The following day they invited me to go fishing with them but after this first impression, I was a little hesitant to get on a boat with them. About 1:00 in the afternoon I was pleasantly surprised when I walked over to their boat; it was a 28 foot Contender 1 with double 375 hp V8 Yamaha outboards and all pimped out with a stereo, radar, neon blue running lights and all the latest fishing gear, including out-riggers, rods and reels, and lures. When I got there they were ready to go so I untied the dock lines, jumped aboard, and off we went. It only took about thirty seconds to get out of the marina, crank up the stereo, and get on an eighteen-knot plane. After about a minute Jason looked over and asked if I wanted to see how fast she would go and I said sure. Before I knew it we were racing in the lee of the island at forty knots, and I felt like I was holding on to the side of an airplane in mid-flight. After we blasted around to the windward side of the island Jason brought down the throttles to an eight knot cruising speed, then ran to the back of the boat to help Matt get the lines on the out-riggers and into the water. Once everything was rigged Matt shoved a Sugar Ray CD into the stereo, and we trolled over an underwater ridge in search of fish. Twenty minutes later something hit the port line, and they let me reel in a small barracuda. After an hour of fishing we only had one other hit so they decided to pack it up and blast back to the marina.

Half way back, a thunderstorm popped up about half a mile in front of us and instead of taking an extra ten minutes to go around it, Jason decided to just go all out straight through it. By the time we popped out of the other side, my flimsy little windbreaker was soaked through, and though I was in the Bahamas in May, I felt like I had been caught in a Texas winter rainstorm.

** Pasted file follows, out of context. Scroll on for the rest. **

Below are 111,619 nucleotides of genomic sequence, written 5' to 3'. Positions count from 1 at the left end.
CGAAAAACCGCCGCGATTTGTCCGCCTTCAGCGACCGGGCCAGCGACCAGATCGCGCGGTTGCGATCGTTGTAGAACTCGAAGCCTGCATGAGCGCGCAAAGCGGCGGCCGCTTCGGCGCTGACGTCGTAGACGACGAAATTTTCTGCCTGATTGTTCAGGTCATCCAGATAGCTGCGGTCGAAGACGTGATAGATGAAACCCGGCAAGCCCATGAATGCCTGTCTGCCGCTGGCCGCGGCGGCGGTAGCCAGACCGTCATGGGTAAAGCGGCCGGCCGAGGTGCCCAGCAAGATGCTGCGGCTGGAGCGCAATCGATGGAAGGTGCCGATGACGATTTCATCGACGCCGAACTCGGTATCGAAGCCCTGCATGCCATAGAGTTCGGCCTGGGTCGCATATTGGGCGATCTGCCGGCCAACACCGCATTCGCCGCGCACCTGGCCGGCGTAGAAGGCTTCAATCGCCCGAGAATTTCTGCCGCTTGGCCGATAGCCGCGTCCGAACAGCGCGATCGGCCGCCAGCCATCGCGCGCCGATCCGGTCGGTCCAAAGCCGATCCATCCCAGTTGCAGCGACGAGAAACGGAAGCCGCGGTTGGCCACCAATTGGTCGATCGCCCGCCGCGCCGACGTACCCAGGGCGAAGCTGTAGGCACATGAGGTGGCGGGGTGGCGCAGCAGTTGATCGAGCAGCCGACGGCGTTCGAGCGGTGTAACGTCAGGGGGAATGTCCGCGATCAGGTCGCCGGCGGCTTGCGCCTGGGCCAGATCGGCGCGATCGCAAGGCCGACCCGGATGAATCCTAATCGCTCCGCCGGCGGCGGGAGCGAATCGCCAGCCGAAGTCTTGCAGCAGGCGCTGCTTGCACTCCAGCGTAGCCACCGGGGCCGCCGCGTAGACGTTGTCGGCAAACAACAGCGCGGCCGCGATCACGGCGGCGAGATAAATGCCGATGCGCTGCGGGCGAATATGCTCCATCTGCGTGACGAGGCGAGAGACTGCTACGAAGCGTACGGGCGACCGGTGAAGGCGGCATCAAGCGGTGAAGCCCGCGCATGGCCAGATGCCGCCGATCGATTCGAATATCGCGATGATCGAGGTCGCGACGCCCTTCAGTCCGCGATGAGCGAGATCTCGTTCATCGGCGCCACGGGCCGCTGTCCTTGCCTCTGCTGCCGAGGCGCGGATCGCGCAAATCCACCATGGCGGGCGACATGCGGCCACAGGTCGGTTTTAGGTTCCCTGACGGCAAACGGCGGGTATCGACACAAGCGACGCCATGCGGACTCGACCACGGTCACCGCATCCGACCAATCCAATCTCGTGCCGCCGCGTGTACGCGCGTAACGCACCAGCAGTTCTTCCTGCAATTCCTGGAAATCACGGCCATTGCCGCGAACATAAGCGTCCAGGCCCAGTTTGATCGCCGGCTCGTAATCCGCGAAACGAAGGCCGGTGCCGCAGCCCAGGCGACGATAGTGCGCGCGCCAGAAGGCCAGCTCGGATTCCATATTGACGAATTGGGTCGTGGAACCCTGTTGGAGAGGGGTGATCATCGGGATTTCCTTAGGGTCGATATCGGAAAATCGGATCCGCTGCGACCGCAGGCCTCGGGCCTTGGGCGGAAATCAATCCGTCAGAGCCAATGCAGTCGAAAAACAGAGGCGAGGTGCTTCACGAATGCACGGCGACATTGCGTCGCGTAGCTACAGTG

After we docked and cleaned up the Contender, I walked back to the boat where Ken was waiting to take me and my sisters on a tour around the island in Abbey’s truck. Over all, the island’s terrain was pretty much the same except for the coastline, which changed drastically from the leeward beaches to the windward cliffs. Ken also drove us to a beach home he was thinking of purchasing, and later that day, he took us out to eat at a different restaurant where I got another burger fix just in case we were to sail off in the next couple of days. This was a smart move because the next day my dad said he wanted to be ready to leave in two days.

So we borrowed Ken’s hotel golf cart and loaded all of our jerry cans on it and puttered over to the nearby grocery store. We filled the cans from five gallon bottles, and on the way back, we discovered that Ken had “unknowingly” lent us an empty golf cart. We had Alexis steer while Paps and I pushed, but after the downhill turned to flat, we gave up the ghost, and I went to get gas. In the meantime, dad got a tow to the nearest gas station, filled up the five gallon tank for forty dollars, and then told Ken that he wasn’t giving it back until he had burned up at least half the tank.